Equity markets were off to a rough start in Wednesday morning trading, but within an hour rose into a more positive mood that helped major indexes finish the day in positive territory. The Dow and Nasdaq both finished the day ahead by half a percent while the broad S&P 500 finished up by a more modest 0.4%. While it was a good day for equities, the other asset classes were not as fortunate; oil lost more than $1/bbl. in today’s trading and gold retreating by 0.2% off of its record highs as safe-haven demand waned. This trend carried over into the bond markets, which saw longer-term issues fall as yields on the 10 year note rose up to 2.72% while 2 year notes stayed firm and saw their yields drop below the 0.5% mark.
The big news in today’s session was Japan’s intervention into the currency markets in an attempt to halt the dramatic rise of the nation’s currency against the dollar. This sent the yen tumbling against the greenback by more than 3%, much to the delight of the large Japanese exporters that had been crushed by the runaway yen. While the mini-rally has left some optimistic on the outlook for global equity markets in the fall quarter, others are not so bullish and have pointed out how low volume continues to reign over the markets after the Labor Day break. “The summer malaise has turned into the fall malaise, and investors as a whole don’t seem too excited about the markets,” said Paul Nolte, managing director at Dearborn Partners. Markets seem stuck in a 5% range and it doesn’t appear as if anything in the short-term will pull them out of this choppy trading.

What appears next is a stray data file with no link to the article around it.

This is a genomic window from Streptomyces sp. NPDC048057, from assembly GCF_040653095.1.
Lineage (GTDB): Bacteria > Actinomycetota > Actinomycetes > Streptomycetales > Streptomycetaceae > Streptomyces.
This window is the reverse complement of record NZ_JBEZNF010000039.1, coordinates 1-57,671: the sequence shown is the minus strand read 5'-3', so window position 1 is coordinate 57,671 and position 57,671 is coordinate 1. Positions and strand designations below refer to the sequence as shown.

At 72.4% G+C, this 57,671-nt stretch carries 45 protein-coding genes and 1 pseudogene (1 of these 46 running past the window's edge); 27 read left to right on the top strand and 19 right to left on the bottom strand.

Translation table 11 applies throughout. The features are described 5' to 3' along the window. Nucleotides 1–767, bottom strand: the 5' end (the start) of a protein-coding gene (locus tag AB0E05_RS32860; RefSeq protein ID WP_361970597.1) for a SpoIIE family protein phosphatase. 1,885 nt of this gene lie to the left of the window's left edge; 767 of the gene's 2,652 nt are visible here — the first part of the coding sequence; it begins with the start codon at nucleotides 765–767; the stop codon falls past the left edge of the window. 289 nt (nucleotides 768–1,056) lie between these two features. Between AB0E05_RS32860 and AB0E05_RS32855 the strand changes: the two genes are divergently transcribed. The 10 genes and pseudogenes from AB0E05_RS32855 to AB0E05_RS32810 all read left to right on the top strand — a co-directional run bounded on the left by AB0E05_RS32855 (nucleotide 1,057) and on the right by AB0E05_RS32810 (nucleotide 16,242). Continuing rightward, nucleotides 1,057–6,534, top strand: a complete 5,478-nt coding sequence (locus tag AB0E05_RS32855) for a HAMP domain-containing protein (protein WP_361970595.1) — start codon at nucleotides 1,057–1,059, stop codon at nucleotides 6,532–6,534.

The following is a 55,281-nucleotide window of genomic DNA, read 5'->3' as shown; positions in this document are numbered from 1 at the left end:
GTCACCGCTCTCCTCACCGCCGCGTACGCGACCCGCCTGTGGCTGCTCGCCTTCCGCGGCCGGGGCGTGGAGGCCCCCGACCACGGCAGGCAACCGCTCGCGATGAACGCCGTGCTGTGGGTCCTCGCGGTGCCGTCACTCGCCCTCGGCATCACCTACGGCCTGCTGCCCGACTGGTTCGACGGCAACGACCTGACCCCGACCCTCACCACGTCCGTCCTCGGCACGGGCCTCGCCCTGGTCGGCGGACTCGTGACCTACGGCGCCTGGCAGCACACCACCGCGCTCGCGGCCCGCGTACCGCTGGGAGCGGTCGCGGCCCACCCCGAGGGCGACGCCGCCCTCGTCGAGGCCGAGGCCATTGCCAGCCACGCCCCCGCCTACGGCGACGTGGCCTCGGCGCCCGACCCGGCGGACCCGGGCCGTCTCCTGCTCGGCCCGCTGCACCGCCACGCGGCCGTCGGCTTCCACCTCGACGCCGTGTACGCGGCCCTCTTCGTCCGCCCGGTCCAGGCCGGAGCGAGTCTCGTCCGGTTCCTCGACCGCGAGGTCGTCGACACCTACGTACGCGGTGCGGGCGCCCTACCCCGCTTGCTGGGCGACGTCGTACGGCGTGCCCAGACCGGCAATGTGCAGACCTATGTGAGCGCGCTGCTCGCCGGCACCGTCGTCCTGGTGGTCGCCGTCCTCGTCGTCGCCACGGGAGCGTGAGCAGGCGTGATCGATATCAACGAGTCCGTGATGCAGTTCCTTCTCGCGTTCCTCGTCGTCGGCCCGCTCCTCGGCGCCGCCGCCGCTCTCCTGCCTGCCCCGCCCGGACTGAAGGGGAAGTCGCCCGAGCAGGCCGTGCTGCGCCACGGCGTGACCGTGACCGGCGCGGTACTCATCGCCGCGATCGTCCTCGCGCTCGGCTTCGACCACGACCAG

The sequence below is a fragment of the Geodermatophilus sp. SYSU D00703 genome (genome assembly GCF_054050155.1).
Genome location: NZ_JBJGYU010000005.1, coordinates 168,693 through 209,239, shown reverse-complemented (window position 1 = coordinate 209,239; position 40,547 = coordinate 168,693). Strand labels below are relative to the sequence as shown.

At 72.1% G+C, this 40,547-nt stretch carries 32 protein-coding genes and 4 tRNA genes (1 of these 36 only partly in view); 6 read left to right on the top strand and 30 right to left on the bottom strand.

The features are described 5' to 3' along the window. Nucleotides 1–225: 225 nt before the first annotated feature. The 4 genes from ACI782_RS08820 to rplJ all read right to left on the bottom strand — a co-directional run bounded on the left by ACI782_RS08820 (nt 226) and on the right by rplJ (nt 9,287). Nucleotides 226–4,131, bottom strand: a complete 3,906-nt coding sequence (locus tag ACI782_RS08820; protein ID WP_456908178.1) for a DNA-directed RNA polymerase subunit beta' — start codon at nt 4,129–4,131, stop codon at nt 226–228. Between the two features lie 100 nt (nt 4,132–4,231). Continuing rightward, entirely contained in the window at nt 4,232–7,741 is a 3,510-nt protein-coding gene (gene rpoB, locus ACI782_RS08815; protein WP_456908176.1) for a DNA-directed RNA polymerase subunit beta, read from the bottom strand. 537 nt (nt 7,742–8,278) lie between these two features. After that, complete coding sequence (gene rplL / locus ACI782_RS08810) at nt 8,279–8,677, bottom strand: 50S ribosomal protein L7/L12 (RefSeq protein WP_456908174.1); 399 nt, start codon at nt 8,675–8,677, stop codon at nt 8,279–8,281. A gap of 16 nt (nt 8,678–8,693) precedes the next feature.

The ETFdb 60 Index added 0.99 points, barely keeping its winning streak alive as trading volume hit its lowest level of the week.
One of the biggest gainers in the ETFdb 60 was the United States Natural Gas Fund (UNG), which soared higher by 1.2% in today’s trading session. The gains likely came as a result of bargain buying, as natural gas demand hits its seasonal trough between the high demand periods for the fuel in the heat of summer and the cool of winter. Nevertheless, supplies remain robust and hurricane activity in the Gulf remains non-existent, so many traders are expecting price to remain at moderate levels going forward. “Bullishness should remain muted … unless tropical storms materialize into threats to Gulf production,” analysts with Barclays Capital wrote [see charts of UNG here].
One of the biggest losers on the day was the SPDR Barclays Capital International Treasury Bond Fund (BWX), which fell by 1.3%. Today’s losses were likely a result of muted demand for Japanese government bonds as the country attempts to deliberately weaken its currency. This weakness in Japanese yen likely caused a spillover into the government bond markets which saw higher yields and lower prices for a variety of issues. BWX’s top holding goes to Japan which makes up 22.5% of the fund’s total assets [see more information on BWX's fact sheet].
Disclosure: No positions at time of writing.